Wheeler has twice provided Cruz with written responses to his question - promising to give the matter serious consideration - and twice Cruz has indicated it is not acceptable. He wants a specific answer.
In a statement issued Oct. 17 a spokesman for Cruz stated: "The Senator is holding the nominee until he gets answers to his questions regarding Mr. Wheeler's views on whether the FCC has the authority or intent to implement the requirements of the failed Congressional DISCLOSE Act. Mr. Wheeler had previously declined to give specific answers, but as he's now expressed his readiness to revisit the Senator's questions, the Senator hopes to communicate with him soon."
There was no response to requests for additional information from the Senator or his staff.
Cruz and Wheeler reportedly are to meet to discuss the standoff, possibly as soon as Tuesday, although the exact timing of any meeting has not been made public. It could be later this week, next week, next month or…..
If Wheeler, a Democrat who is close to President Obama, refuses to give a specific guarantee - either because he deems it inappropriate or he doesn't agree on an issue of transparency , which has strong Democratic support - it is unclear what Cruz will do next. He can continue to hold up the nomination indefinitely unless there is a Senate cloture vote, which would require at least 60 Senators agree to push the nomination through. Typically Senators are loath to vote against the wishes of one of their own, so it would be a major event.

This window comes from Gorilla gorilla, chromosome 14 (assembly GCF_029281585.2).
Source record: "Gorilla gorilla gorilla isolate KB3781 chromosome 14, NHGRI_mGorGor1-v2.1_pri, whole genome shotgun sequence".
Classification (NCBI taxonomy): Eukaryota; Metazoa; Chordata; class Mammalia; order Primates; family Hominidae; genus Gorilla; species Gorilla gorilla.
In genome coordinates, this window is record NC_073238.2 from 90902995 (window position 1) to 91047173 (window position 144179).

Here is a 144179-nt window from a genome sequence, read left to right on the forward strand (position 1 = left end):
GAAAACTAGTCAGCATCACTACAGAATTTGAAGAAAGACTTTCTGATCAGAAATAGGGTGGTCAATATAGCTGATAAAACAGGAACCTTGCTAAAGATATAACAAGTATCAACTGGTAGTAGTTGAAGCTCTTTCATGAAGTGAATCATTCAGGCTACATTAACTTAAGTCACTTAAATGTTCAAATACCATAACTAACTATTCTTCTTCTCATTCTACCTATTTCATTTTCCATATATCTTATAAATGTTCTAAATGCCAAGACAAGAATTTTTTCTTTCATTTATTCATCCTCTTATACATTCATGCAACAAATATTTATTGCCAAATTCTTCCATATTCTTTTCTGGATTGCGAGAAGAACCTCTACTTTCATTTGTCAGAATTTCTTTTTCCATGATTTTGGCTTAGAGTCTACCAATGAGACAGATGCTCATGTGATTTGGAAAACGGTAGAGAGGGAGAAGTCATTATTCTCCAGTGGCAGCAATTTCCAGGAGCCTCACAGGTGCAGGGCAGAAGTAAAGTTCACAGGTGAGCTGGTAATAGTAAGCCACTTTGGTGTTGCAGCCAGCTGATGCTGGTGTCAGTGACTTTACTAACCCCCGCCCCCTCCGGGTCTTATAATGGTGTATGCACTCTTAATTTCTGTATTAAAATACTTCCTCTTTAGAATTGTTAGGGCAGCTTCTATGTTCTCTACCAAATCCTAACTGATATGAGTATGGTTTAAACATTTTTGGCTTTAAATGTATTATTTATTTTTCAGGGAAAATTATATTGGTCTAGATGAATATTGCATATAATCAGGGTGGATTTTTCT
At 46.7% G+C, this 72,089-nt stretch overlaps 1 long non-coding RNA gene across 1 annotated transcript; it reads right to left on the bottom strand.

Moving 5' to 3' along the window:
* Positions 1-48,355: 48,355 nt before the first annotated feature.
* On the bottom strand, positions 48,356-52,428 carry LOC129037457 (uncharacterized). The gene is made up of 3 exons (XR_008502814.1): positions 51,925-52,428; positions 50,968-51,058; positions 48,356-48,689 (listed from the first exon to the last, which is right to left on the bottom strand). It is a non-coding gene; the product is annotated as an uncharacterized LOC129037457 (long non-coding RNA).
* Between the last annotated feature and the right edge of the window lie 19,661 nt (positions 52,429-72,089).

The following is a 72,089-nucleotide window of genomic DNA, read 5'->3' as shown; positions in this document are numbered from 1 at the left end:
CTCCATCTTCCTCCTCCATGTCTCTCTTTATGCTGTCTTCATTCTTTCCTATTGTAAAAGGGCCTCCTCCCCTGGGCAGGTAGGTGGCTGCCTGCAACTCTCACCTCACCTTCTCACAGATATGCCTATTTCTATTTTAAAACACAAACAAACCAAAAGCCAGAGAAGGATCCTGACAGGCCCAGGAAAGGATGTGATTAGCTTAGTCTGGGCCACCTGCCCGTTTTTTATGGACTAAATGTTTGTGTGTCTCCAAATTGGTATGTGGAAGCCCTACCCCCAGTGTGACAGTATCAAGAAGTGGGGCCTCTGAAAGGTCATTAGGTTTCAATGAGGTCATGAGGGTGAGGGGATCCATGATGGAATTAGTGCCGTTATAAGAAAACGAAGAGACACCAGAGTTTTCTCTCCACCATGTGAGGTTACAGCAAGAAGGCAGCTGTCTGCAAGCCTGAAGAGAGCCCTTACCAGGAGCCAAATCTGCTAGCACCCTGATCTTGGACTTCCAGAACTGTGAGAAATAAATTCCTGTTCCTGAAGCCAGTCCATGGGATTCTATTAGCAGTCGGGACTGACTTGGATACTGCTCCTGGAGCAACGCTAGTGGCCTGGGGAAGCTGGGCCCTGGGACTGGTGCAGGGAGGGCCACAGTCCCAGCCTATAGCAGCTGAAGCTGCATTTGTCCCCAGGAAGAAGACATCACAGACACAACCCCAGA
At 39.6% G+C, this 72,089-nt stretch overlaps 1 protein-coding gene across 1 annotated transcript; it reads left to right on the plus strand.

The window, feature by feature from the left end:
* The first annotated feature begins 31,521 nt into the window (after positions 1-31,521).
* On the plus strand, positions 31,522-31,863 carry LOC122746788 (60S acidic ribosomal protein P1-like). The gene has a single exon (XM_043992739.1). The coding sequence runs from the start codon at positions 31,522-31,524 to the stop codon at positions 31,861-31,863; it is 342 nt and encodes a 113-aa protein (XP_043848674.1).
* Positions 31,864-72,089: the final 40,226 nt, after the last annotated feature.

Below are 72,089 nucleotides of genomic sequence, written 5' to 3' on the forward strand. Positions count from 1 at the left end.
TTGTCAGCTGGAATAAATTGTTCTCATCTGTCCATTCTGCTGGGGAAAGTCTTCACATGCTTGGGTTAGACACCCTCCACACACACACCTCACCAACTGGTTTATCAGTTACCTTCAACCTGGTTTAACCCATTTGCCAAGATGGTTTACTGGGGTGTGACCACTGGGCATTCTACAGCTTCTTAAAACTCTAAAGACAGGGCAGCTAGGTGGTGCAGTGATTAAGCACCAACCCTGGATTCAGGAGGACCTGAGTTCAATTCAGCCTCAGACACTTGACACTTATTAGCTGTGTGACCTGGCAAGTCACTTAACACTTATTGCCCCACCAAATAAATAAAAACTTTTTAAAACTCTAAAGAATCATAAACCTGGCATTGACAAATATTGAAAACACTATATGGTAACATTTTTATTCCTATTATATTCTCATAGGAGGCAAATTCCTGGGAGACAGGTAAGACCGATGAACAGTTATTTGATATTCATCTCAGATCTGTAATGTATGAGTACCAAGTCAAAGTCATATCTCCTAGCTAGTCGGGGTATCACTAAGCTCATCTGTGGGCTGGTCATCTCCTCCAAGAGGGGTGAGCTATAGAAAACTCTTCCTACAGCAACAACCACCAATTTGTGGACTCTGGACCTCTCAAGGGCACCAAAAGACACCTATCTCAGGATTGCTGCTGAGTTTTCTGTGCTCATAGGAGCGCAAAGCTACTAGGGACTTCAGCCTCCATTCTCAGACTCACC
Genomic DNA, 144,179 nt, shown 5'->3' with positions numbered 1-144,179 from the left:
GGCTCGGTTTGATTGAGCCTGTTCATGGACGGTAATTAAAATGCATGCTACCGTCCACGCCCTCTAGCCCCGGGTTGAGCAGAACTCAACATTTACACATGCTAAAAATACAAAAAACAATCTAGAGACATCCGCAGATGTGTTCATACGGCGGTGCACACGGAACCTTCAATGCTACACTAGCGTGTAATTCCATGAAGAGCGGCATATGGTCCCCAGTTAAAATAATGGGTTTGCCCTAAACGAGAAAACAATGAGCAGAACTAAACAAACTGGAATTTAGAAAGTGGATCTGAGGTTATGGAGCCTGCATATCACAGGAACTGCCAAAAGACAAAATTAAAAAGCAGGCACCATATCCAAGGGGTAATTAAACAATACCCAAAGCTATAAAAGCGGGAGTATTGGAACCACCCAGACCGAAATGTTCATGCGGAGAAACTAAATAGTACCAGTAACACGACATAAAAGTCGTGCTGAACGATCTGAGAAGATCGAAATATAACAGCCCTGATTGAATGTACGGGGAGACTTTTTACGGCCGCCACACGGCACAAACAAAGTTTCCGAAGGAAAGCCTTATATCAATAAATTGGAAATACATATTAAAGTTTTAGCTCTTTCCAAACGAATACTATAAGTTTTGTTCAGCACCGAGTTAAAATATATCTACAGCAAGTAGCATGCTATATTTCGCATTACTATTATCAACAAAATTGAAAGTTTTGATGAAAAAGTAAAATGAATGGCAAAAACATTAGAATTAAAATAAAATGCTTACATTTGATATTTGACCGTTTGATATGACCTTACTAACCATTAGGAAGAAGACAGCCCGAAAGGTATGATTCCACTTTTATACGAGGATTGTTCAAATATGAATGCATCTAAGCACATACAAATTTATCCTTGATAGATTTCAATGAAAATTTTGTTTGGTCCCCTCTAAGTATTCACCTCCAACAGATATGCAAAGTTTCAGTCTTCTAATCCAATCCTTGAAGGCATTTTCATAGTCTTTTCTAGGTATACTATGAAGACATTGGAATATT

To push through Wheeler's nomination without Cruz would require at least seven of Cruz's fellow Republicans to join with all 53 Senate Democrats (there are two independents); which may be difficult to achieve in one of the most divided Congresses in American history. It would require at least some Republicans to turn against the Tea Party favorite as they did Oct. 16 when Congress voted to re-open the government and avoid the fiscal cliff.
Copps says it is clear the FCC has the power to force broadcasters to reveal who paid for political ads. However what Cruz fears is that the commission might go beyond that.
"What Cruz seems to be upset about is that the Disclosure Act went a level further than what the FCC currently does," says Chris Lewis, vp, government affairs for the advocacy group Public Knowledge. "The Disclosure Act didn't just ask for who was paying for the ads - some generically named group like Americans For…something or other. They want to know who is paying for those groups."
"I've never heard Wheeler say he's interested in that," adds Lewis, "but that doesn't mean people aren't out there thinking about it."
Wheeler is only the latest Obama nominee to be delayed for political reasons, but his situation is of specific interest to the broadcast, broadband and communications industries at a time technology is causing significant changes in how business is done. Stay tuned.